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.
* Insurance contracts are generally considered
contracts of adhesion A standard form contract (sometimes referred to as a ''contract of adhesion,'' a ''leonine contract'', a ''take-it-or-leave-it contract'', or a ''boilerplate text, boilerplate contract'') is a contract between two parties, where the terms and con ...
because the insurer draws up the contract and the insured has little or no ability to make material changes to it. This is interpreted to mean that the insurer bears the burden if there is any ambiguity in any terms of the contract. Insurance policies are sold without the policyholder even seeing a copy of the contract. In 1970
Robert Keeton Robert Ernest Keeton (December 16, 1919 – July 2, 2007) was an American lawyer, jurist, and legal scholar A scholar is a person who pursues academic and intellectual activities, particularly those that develop expertise in an area of Studying ...
suggested that many courts were actually applying 'reasonable expectations' rather than interpreting ambiguities, which he called the 'reasonable expectations doctrine'. This doctrine has been controversial, with some courts adopting it and others explicitly rejecting it. In several jurisdictions, including California, Wyoming, and Pennsylvania, the insured is bound by clear and conspicuous terms in the contract even if the evidence suggests that the insured did not read or understand them. * Insurance contracts are aleatory in that the amounts exchanged by the insured and insurer are unequal and depend upon uncertain future events. Available through
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.
In contrast, ordinary non-insurance contracts are commutative in that the amounts (or values) exchanged are usually intended by the parties to be roughly equal. This distinction is particularly important in the context of exotic products such as finite risk insurance that contain "commutation" provisions. * Insurance contracts are unilateral, meaning that only the insurer makes legally enforceable promises in the contract. The insured is not required to pay the premiums, but the insurer is required to pay the benefits under the contract if the insured has paid the premiums and met certain other basic provisions. Available through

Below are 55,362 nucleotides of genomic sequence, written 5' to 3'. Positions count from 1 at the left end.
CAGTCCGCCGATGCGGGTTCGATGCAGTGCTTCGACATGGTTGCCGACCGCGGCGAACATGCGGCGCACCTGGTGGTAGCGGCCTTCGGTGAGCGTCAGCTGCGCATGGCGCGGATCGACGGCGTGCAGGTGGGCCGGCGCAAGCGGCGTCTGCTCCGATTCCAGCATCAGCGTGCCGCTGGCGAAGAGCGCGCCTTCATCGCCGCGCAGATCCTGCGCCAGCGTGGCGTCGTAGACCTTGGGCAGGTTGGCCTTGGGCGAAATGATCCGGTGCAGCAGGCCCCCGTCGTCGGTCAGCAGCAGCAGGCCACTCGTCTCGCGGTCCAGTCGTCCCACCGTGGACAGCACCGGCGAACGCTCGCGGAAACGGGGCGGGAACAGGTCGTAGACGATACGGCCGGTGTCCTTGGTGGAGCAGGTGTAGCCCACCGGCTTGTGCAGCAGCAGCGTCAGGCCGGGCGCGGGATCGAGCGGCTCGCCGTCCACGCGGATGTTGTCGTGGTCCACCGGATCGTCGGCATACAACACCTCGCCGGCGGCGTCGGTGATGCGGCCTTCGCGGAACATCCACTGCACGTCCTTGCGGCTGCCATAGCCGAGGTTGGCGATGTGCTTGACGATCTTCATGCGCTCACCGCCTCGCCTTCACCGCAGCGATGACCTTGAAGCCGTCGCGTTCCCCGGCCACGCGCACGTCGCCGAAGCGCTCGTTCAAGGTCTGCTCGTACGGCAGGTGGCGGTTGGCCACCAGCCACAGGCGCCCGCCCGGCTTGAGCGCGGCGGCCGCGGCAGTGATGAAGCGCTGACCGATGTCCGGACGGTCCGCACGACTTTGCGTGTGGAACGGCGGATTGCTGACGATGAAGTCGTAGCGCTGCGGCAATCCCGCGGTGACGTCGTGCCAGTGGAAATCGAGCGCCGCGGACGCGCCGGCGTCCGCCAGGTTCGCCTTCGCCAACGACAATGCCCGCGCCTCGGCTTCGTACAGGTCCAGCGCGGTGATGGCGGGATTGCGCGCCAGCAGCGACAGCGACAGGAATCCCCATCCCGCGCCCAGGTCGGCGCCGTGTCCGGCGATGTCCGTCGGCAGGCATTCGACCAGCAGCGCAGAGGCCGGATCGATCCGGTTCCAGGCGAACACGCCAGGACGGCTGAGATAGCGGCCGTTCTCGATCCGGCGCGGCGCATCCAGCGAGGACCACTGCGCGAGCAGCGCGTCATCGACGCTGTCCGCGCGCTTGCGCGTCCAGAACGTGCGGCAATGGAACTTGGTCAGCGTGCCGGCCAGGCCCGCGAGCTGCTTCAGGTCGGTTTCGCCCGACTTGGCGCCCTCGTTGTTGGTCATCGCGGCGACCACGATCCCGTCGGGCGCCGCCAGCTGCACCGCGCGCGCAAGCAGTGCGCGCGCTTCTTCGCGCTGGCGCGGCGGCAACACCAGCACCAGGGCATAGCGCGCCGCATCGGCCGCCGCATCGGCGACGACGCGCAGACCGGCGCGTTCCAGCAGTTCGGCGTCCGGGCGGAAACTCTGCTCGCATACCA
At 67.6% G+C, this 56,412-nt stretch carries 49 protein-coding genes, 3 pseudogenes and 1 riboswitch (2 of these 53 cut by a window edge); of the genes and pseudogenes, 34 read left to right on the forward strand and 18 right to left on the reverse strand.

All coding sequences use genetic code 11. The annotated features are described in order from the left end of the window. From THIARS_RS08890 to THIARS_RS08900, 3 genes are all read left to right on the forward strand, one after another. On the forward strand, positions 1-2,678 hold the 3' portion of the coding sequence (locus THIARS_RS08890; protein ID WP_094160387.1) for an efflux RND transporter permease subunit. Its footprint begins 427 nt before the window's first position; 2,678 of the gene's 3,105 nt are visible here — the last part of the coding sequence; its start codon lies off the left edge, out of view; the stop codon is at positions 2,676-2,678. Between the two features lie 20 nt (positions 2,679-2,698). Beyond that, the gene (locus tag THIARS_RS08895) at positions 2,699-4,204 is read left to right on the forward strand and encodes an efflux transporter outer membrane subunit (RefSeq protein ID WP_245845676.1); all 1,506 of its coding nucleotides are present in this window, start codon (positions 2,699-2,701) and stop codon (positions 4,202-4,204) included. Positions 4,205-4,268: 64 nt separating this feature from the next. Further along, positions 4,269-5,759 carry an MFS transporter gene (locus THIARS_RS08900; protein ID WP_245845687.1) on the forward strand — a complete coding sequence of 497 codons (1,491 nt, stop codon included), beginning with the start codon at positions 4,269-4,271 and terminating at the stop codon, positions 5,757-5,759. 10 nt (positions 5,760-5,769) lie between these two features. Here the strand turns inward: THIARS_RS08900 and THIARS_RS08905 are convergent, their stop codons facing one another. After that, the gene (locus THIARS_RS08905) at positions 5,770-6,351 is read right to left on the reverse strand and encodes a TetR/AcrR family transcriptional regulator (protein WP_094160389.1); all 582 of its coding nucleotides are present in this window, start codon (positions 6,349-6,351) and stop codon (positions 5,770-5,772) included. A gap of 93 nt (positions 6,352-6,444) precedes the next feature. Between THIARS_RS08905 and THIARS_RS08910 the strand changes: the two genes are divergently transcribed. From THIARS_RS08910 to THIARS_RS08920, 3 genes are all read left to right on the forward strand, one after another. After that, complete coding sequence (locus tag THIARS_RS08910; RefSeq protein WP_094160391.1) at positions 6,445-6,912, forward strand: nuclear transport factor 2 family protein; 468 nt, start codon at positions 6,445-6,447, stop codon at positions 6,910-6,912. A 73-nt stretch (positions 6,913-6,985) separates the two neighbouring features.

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.
* Insurance contracts are governed by the principle of utmost good faith (
uberrima fides ''Uberrima fides'' (sometimes seen in its genitive form ''uberrimae fidei'') is a Latin Latin (, or , ) is a classical language belonging to the Italic languages, Italic branch of the Indo-European languages. Latin was originally spoken in the ...
), which requires both parties of the insurance contract to deal in good faith and in particular, imparts on the insured a duty to disclose all material facts that relate to the risk to be covered. Available through
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.
This contrasts with the legal doctrine that covers most other types of contracts,
caveat emptor ''Caveat emptor'' (; from ''caveat'', "may they beware", a subjunctive The subjunctive is a grammatical mood In linguistics Linguistics is the science, scientific study of language. It encompasses the analysis of every aspect of language ...
(let the buyer beware). In the
United States The United States of America (U.S.A. or USA), commonly known as the United States (U.S. or US) or America, is a country Continental United States, primarily located in North America. It consists of 50 U.S. state, states, a Washington, D.C., ...